The night before surgery was long and agonizing. It was a night of trying to sleep while facing down giants. It was a night where it was clear there was no turning back. This was going to happen. And while I wanted the tumor gone, surgery validated it’s existence… made me feel vulnerable… caused pain even while it caused healing. I got news that night that I had a UTI–and that was on top of the ruptured ear drum a few days before and other ‘minor’ but very poorly time ailments of the week prior.
To make matters worse, they told us that Andrew and Lainey couldn’t stay. Why I hadn’t planned for or thought of this contingency I’m not sure. He headed back for a sleepless night at the lodge, pacing back and forth with Lainey who was used to having Mom right there to nurse her back to sleep, and I gulped back tears as he walked out the door to follow the adamant orders of the nurses who had to follow their policy but seemed to be missing the patient shrinking and scared and just wanting the comfort of baby and lover by her side before facing down the giant of surgery.
I lay awake that night wondering what would happen. I wondered about the bright lights of the OR and how it would feel to be laid out on the table and positioned to be cut into. I worried about the pain afterward. I worried about what the doctors would find and what would wait for me on the other side of surgery. A small part of me that I tried to keep tucked away wondered about things like side effects… and worse… whether or not I would make it through. My surgery wasn’t a lifetime movie high-stake surgery, but knowing the twists things can take in this world, the fear was there.
I remember it being dark. I remember the room feeling so foreign. I remember not wanting to have to do the next day but knowing that I had to. There was no way but through it.
Counting down the days that are all too short until Husband leaves for deployment… I have to stop myself from saying, “Don’t Go,” more than a handful of times a day. He has to go. It’s his job. It’s what we do. There is no way around it. But to be honest I Want so desperately for us not to have to do this again. The first time he left I remember sobbing and sobbing and sobbing and yelling at God that I wanted him back right now and knowing that it just wasn’t possible. I know the importance of his job and it’s not that I don’t want him to do it. It’s just that while we do what we do willingly, it always feels like I’m losing a vital part of my heart and being during the time that he’s gone. The same sucking vortex of emptiness happens each time he leaves. We know he’ll be back and we do life as normal and I try to avoid the sobbing and screaming these days, but that same feeling is there. There’s just no way to go, but through it.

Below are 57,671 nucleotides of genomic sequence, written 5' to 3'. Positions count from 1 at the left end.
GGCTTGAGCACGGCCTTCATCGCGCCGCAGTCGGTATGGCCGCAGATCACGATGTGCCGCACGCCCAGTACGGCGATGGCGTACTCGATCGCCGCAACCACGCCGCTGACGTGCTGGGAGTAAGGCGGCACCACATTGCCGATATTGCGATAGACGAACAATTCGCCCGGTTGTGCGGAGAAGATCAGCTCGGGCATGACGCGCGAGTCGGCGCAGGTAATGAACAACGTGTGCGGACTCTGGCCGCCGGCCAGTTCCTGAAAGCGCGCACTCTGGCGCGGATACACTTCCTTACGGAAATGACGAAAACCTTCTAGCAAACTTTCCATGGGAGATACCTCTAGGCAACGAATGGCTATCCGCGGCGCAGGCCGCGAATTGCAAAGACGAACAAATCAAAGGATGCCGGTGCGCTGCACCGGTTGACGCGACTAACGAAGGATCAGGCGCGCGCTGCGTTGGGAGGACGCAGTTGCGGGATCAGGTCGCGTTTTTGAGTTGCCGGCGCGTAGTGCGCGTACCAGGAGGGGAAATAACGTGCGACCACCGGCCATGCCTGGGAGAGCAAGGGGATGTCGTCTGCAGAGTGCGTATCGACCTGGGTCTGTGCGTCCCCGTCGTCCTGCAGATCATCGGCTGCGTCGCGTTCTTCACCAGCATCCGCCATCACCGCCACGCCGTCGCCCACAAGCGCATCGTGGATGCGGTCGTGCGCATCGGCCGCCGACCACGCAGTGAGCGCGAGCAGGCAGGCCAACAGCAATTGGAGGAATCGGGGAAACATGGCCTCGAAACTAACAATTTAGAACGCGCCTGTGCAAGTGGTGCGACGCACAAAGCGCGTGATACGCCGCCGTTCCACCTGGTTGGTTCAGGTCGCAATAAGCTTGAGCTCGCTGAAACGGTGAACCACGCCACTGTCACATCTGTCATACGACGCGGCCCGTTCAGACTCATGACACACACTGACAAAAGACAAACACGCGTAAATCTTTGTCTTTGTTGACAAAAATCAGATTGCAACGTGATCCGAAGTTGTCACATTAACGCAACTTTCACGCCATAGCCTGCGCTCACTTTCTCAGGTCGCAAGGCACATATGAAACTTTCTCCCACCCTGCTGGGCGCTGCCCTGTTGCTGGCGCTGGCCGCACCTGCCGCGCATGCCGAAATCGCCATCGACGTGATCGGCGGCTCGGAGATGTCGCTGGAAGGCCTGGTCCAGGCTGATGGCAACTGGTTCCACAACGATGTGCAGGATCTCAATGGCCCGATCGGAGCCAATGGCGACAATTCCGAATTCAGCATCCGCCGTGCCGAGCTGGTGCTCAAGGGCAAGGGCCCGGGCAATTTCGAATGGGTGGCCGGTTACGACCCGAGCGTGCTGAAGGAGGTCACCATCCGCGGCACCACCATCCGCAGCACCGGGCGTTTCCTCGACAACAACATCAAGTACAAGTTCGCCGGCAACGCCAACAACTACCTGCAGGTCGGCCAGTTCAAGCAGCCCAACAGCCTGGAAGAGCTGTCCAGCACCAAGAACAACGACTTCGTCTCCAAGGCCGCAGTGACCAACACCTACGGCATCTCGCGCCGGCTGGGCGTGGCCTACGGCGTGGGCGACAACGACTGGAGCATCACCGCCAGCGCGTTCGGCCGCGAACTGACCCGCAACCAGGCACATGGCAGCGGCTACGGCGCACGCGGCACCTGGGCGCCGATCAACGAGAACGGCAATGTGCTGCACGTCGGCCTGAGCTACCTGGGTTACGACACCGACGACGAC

Jesus in the garden… just before He is handed over to be interrogated, whipped, and crucified. He is so troubled that he sweats blood. He pleads with God to take away His cup of suffering. He begs to not have to go through with it–for God to find another way. And we know the rest of the story. He says, “But ultimately God–May your will be done.” The only way he can go is through it. Even Jesus, who is as much God as He is man, had no way but to go but through it.
It strikes me that we go through many Gethsemanes in the course of life. Don’t get me wrong, the ‘cups of suffering’ of surgery or a deployment are NOTHING like what Christ endured for us on the cross. The darkness of that moment when it seemed like God turned His back makes our cups of suffering look like thimbles full of water.
But the cup comes, and we drink of it. We go through it. There is no way around it. We take up our cross and with Christ, who understands the way of suffering and of difficult and of hard… We go through it. We see it through, most often because we have no other choice.
He is there… And in some way it seems to me… we get to be there with Him. We get a glimpse into that suffering. We know that He understands us because He walked the dusty roads of earth as a man. He comforts us. He is a great high priest who was walked in our shoes. But in some little way… WE get a glimpse into Him and the path He walked. In some way it’s almost as if we get to be with Him in His suffering.
Just as beautiful is the thought that God doesn’t waste suffering He doesn’t waste any of it. He works all things for the good of those who love Him, which… doesn’t make all things by their very definition good, but instead means that he can redeem all things for good.
Something about that preaches to me. It speaks deeply into the hard experiences of this world. It gives meaning to even the small burdens I carry and the roads I walk when there is no way but through it.